Delta Tau Delta hosts annual Sharpest Dressed Man

Ryan Morris

The gentlemen of Delta Tau Delta Fraternity put on their nicest suits, sportswear and dresses to compete in the  ‘4th-ish’ annual Sharp Dressed Man competition, Monday night. 

“It’s a male beauty pageant, basically,” said Delta Tau Delta philanthropy chair Jerry Nye. 

For this pageant the men had to compete in four areas: sportswear, the men’s “ version of the swimsuit contest,”  talent, drag, and sharp dressed man.  They also each had to answer a silly and random question, one of which was, “If you could be any utensil in the kitchen, what would you choose to be?”

The winner of the pageant was senior exercise science major Louis Sullivan.

“He made a very ugly woman,” said junior history education major Gordy McDiarmid.  “That’s how you win it.  He had toilet paper rolls for breasts.”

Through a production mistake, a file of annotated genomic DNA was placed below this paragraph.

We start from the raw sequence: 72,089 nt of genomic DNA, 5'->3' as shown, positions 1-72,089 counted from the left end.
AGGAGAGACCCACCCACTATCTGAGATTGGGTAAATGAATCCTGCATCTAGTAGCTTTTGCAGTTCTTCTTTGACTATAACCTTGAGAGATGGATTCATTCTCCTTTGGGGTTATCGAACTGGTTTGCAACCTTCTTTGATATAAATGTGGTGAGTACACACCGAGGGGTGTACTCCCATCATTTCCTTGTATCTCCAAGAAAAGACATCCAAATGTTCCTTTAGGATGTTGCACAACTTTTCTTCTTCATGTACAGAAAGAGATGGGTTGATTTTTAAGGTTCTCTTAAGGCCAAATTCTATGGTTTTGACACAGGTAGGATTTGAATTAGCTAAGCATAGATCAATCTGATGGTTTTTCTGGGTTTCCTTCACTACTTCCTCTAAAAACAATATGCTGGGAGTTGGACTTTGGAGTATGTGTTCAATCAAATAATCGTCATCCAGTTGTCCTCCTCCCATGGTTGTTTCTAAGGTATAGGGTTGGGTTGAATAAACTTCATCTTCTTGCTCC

For the talent portion of Sullivan’s act he read poetry – at least, that was how Sullivan described it.

His act began with the intro music to Mister Rogers’ Neighborhood, while Sullivan stayed seated on stool and clad in a turtleneck.  He then opened a book and began to recite, “All I Want for Christmas is a Big Booty Ho,” by American rapper 2 Chainz, to the pledges seated in a circle around him.

The fraternity has chosen to do this event for the past ‘four-ish’ years because it is an inexpensive way to raise money for their philanthropy.

“I say ‘fourth-ish annual’ because we did it three years in a row, then skipped 2011.  Now we’re doing it again,” said Stephen Efird, the event’s “mystery host,” the identity of whom wasn’t revealed until he walked onstage. Efird is an alumni member of the fraternity and enjoyed helping out the charity that the proceeds went toward. 

“A lot of times fraternities put on events that they have to shell out a lot of money for,” he said.  “With this, we can provide the entertainment ourselves.”

The fraternity also had representatives from Southern Tide and Red Bull present at the event giving out free gifts.

Delta Tau Delta’s national philanthropy organization is the Juvenile Diabetes Research Foundation.

“It’s really about the charity more than anything,” Efird said. “It’s a lot of fun, but that’s what we’re here for.”

Story: EMMA SPECKMAN, Senior A&E Reporter